Vital Signs

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Will Dr. Emanuel opt for death at 75? Maybe not

6:45 pm, Sep. 22 |

Nobody has ever accused the famous Emanuel brothers—Dr. Ezekiel Emanuel of University of Pennsylvania, Mayor Rahm Emanuel of Chicago, or Hollywood agent Ari Emanuel—of humility. And no one who reads Dr. Emanuel's new essay in the Atlantic Monthly, “Why I Hope to Die at 75: An argument that society and families—and you—will be better off if nature takes it course swiftly and promptly,” will accuse him of that trait now.

Emanuel, 57, an oncologist and bioethicist who played a role in crafting the Obamacare legislation, tries to convince readers of the rightness of his own preference to only live to 75 and go out while he's still making solid professional contributions and his family and friends can remember him as a vigorous and productive person. He wants everyone to consider adopting his view, though he acknowledges that his physician father, now in his late 80s, is still happy despite having slowed down a lot.
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New research again points to impact of climate change on public health

6 pm, Sep. 22 |

On the heels of large protests held in several cities Sunday that called for action against climate change, new research adds to the chorus of voices that argue the issue should raise concerns over its associated public health risks.

A study published Monday in JAMA examining evidence going back two decades found indications of an association between climate change and adverse effects on health conditions.
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New doubts raised about e-cigs and smoking cessation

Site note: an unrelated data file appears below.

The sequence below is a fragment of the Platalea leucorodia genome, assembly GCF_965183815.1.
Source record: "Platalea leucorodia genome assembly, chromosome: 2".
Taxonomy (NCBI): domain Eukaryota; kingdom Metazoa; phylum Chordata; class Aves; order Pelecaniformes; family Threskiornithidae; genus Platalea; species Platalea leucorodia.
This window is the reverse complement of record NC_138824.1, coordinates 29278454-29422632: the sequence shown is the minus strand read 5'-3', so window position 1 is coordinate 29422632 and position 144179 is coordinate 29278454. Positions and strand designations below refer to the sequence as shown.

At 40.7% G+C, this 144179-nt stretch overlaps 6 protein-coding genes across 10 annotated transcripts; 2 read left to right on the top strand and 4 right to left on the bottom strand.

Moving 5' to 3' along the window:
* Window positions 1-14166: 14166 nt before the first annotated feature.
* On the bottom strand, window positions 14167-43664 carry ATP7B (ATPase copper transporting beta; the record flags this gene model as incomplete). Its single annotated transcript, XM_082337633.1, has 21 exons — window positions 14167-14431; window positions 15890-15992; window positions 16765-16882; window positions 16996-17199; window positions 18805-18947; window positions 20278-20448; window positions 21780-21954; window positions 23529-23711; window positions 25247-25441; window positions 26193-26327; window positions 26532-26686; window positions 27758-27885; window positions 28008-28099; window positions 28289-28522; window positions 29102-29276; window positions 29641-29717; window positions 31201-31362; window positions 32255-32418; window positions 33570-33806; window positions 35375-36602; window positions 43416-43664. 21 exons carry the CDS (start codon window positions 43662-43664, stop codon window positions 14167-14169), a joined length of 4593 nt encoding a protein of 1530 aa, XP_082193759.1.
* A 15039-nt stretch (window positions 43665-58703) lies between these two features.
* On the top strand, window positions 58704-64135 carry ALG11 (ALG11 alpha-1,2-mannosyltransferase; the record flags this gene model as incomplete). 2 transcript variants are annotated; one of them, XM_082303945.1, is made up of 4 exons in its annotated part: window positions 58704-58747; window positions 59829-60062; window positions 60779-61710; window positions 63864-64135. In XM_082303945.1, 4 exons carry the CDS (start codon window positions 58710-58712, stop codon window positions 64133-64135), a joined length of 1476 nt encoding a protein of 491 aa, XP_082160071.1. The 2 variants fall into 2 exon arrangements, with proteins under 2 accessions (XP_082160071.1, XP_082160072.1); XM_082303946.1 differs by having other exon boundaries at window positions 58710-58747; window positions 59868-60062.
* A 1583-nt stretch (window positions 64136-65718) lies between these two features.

3:15 pm, Sep. 22 |

New doubts are being raised over claims about the use of electronic cigarettes as a tobacco-cessation alternative for cancer patients.

A study published in the Sept. 22 issue of the journal Cancer found e-cig use among cancer patients who also smoke tobacco increased dramatically between 2012 and 2013, from 10% to 38%.
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Rap video uses patient safety as a refrain

2:30 pm, Sep. 22 |

If the same-old, same-old is not working in terms of moving a healthcare organization toward a culture of safety, hospital quality leaders say it may be time to think outside the box.

Adding some spunk to the message may be one way to engage staff in a way that could—quite literally—be music to their ears.
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Why one congressman wants to scrap Medicare's hospital appeals deal

The CMS has been pretty quiet about its Medicare appeals settlement for hospitals, and now a congressman wants the agency to retract the offer altogether.

Rep. Kevin Brady (R-Texas), who serves as chairman of the House Ways and Means Subcommittee on Health, sent a letter to HHS Secretary Sylvia Mathews Burwell this week urging her, at a minimum, to explain how the government developed the settlement process.
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More tech support, trust needed to boost wellness plan participation, survey shows

Many employer-sponsored wellness programs need some healing hands themselves, particularly when it comes to embracing home and mobile health technology. That's especially true when employees still remain queasy about participating in the programs because of concerns their personal information might be used against them, a new study of employers and employees shows.